Grocery Store Rep. Confronts Tweeting Customer

Photo: Twitter War Makes Its Way from the Grocery Aisle to the Classroom

It all started with a simple tweet from a grocery store aisle last month.

"Every time I go to @PriceChopperNY I realize why they r not @wegmans . Tonight -bare produce areas & this sign 4 ex http://yfrog.com/2tfj9sj" tweeted @jjhoster, a disappointed Price Chopper customer in Syracuse, N.Y.

In his tweet, Jonathan Hoster, a senior admission officer at Syracuse University, had included a picture of Price Chopper's aisle 10 which houses baking supplies, cooking oils, kitchen gadgets, pie fillings, syrups and ? trash bags. It's mildly amusing, but a public relations specialist at Price Chopper didn't find it funny.

Price Chopper employee Ameerah Cetawayo sent a reply to Hoster from her personal Twitter account. And she didn't stop there -- she also e-mailed Hoster's employer from her official corporate e-mail address with accusations that the customer was "destructive and negative."

And this is where the firestorm erupted. For the next week, @PriceChopperNY received angry and disappointed @mentions from Twitter users everywhere for their poor use of social media.

"Wow, can't believe @PriceChopperNY would do this - attacks customer and notifies his employer over a negative tweet - http://bit.ly/b6LPT7," @Jdross, a New Media Director at Hamilton College, tweeted just hours after the incident took place. Holster told ABCNews.com he cannot comment on the incident.

Professor Anthony Rotolo, the main social media strategist at Syracuse University, is a strong advocate of "good social media practices" and a friend of Hoster. He was outraged by the social media faux pas.

"As a social media user and human being, I am horrified," Rotolo wrote in his blog, "Price Chopper Attacks Customer's Job Over Negative Tweet: pricechopperfail."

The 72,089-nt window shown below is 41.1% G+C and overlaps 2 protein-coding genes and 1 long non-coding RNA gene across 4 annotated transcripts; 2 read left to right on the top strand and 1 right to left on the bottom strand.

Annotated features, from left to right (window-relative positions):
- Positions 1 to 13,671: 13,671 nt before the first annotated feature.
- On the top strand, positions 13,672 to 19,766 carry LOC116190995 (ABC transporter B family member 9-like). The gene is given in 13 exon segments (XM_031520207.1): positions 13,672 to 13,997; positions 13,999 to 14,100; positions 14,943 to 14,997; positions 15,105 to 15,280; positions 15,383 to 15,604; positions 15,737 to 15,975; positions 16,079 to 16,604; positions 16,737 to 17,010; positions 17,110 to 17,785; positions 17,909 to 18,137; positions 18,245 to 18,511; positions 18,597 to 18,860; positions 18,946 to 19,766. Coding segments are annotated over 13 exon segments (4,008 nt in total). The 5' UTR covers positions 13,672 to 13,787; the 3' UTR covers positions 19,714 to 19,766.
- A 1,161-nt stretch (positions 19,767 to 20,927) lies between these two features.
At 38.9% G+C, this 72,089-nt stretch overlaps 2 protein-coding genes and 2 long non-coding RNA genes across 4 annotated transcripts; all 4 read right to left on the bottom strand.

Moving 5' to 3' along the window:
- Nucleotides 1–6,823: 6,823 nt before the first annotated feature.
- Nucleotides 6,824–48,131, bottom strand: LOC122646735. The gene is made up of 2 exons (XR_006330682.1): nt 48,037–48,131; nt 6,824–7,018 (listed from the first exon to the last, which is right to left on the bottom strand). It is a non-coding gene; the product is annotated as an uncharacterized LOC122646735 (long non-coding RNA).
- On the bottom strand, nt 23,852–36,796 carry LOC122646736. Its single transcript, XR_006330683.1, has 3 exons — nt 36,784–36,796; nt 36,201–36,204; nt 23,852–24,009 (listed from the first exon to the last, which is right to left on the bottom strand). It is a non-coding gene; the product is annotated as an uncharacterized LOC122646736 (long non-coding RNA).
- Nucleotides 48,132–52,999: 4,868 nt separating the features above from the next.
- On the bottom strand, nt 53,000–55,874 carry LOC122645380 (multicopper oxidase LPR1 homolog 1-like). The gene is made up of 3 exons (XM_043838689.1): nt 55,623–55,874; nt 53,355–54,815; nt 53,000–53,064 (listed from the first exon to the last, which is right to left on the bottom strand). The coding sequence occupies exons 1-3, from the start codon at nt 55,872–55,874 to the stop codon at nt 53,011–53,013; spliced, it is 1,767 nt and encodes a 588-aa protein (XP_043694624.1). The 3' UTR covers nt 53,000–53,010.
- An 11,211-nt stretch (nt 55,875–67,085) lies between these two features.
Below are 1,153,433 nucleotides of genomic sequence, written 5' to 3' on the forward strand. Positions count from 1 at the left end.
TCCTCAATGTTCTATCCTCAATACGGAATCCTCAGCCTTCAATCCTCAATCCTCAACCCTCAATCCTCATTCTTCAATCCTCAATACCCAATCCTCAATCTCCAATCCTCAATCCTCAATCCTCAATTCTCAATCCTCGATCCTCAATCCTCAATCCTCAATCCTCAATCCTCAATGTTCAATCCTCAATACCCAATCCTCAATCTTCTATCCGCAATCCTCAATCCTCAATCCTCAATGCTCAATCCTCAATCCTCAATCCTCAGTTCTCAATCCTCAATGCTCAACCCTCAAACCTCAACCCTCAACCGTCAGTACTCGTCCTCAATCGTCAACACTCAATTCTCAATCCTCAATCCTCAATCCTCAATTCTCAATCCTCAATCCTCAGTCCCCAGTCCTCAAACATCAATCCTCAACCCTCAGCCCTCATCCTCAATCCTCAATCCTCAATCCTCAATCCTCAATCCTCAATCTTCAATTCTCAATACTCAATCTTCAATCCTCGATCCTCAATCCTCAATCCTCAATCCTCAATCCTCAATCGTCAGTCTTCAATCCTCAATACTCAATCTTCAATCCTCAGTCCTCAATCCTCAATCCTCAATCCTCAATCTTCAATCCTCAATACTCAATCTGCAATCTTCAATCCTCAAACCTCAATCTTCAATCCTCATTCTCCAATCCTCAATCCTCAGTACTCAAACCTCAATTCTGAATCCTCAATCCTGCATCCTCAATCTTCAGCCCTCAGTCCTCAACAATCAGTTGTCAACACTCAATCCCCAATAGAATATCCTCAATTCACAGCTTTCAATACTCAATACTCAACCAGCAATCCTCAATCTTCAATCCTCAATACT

But instead of sending an angry e-mail to the company in defense of his friend, Rotolo took his concerns to cyberspace, posting this invitation on his blog: pricechopperfail.

"Although Price Chopper's actions cannot be excused, I believe they should be discussed as a learning opportunity," Rotolo posted. "I invite readers to comment and engage in an open dialogue about this issue ? and I invite the people at Price Chopper to explain themselves."

And Price Chopper took Rotolo up on his offer.

Taking it to the Classroom

In a classroom equipped with two projector screens, a Smartboard and a row of mounted flat screen TVs, four Price Chopper representatives took their places. Jerry Golub, President and Chief Operating Officer, and Heidi Reale, Director of Consumer Insights, led the discussion. Nearly 50 people gathered in the classroom and possibly hundreds more gathered online on Rotolo's "Live Tweet Chat" to tune into the event.

For an hour and a half the students, professors and the Price Chopper representatives discussed the details of the debacle.

"We would never condone what this one employee did," Reale said. "It goes against everything we stand for ... It was an associate who went rogue."

At the time of the incident, Reale said that Price Chopper's social media policy explicitly forbade the actions of the associate. For the immediate hours and days following the event, Reale did damage control.

"@jdross We had no knowledge of this situation & are looking into what may have transpired," Reale tweeted back to @jdross who was the first Twitter user to bring this situation to Price Chopper's attention. "Please see our comments here http://bit.ly/8ZCZPJ."

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